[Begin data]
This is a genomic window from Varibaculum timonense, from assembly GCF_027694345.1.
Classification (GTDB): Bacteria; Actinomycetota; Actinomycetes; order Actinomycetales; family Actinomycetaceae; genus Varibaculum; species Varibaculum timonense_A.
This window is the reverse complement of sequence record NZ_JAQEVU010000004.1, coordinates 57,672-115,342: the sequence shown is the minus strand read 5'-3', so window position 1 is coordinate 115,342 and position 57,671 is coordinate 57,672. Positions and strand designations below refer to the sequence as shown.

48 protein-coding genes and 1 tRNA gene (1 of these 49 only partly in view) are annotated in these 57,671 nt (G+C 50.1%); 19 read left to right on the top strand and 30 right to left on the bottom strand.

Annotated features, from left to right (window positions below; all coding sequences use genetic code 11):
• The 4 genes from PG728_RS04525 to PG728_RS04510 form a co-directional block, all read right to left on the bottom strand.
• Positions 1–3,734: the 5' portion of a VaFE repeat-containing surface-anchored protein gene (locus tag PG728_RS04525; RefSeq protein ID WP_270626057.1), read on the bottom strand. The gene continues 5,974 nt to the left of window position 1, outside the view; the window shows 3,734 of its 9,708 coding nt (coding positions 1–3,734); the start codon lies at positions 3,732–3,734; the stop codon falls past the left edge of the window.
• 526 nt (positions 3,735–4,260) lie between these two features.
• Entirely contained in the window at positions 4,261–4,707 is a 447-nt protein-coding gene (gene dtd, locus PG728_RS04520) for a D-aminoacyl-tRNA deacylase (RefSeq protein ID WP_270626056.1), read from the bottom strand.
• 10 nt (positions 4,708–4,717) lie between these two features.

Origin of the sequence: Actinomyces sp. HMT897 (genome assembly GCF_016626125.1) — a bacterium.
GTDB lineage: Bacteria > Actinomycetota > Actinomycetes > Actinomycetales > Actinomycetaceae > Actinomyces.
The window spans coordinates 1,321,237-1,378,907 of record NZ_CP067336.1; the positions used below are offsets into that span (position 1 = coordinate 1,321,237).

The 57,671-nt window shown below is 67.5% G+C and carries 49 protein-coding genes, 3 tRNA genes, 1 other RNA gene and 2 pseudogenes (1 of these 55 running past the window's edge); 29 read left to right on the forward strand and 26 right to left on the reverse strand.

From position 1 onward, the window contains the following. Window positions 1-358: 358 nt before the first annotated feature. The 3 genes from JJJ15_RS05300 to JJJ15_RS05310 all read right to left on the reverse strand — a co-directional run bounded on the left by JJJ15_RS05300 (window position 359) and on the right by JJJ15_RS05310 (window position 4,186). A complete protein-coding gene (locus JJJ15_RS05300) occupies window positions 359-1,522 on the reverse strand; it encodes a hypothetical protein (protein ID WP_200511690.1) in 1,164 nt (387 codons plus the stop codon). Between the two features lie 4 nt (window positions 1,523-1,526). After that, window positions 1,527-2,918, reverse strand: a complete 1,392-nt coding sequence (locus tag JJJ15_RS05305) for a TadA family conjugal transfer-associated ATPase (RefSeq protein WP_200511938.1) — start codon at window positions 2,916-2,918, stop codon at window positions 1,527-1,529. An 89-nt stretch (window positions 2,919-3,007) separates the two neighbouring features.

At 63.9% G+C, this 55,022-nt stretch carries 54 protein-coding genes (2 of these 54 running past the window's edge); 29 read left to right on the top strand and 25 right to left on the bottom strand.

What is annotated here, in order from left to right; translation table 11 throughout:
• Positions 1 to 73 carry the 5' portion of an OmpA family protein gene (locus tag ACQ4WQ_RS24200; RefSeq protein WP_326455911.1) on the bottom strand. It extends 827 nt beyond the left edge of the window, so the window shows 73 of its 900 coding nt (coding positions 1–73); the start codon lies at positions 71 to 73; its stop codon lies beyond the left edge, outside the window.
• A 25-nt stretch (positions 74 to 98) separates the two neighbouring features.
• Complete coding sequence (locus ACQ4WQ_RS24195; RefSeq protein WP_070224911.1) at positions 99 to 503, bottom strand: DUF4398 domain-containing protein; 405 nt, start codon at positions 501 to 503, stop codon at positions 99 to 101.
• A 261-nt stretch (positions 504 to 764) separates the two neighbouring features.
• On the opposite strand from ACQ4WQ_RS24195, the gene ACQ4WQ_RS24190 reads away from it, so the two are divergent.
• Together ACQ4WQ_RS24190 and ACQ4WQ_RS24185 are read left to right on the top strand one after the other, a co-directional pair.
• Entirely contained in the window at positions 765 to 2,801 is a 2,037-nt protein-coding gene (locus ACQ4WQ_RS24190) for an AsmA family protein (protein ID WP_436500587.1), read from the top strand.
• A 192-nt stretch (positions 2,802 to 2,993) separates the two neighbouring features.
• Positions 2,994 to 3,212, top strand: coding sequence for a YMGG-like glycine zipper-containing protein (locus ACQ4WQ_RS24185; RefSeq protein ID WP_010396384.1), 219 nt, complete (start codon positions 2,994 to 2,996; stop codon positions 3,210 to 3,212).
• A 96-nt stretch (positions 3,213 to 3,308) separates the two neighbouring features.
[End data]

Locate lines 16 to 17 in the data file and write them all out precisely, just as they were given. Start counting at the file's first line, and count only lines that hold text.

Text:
At 63.9% G+C, this 55,022-nt stretch carries 54 protein-coding genes (2 of these 54 running past the window's edge); 29 read left to right on the top strand and 25 right to left on the bottom strand.

What is annotated here, in order from left to right; translation table 11 throughout: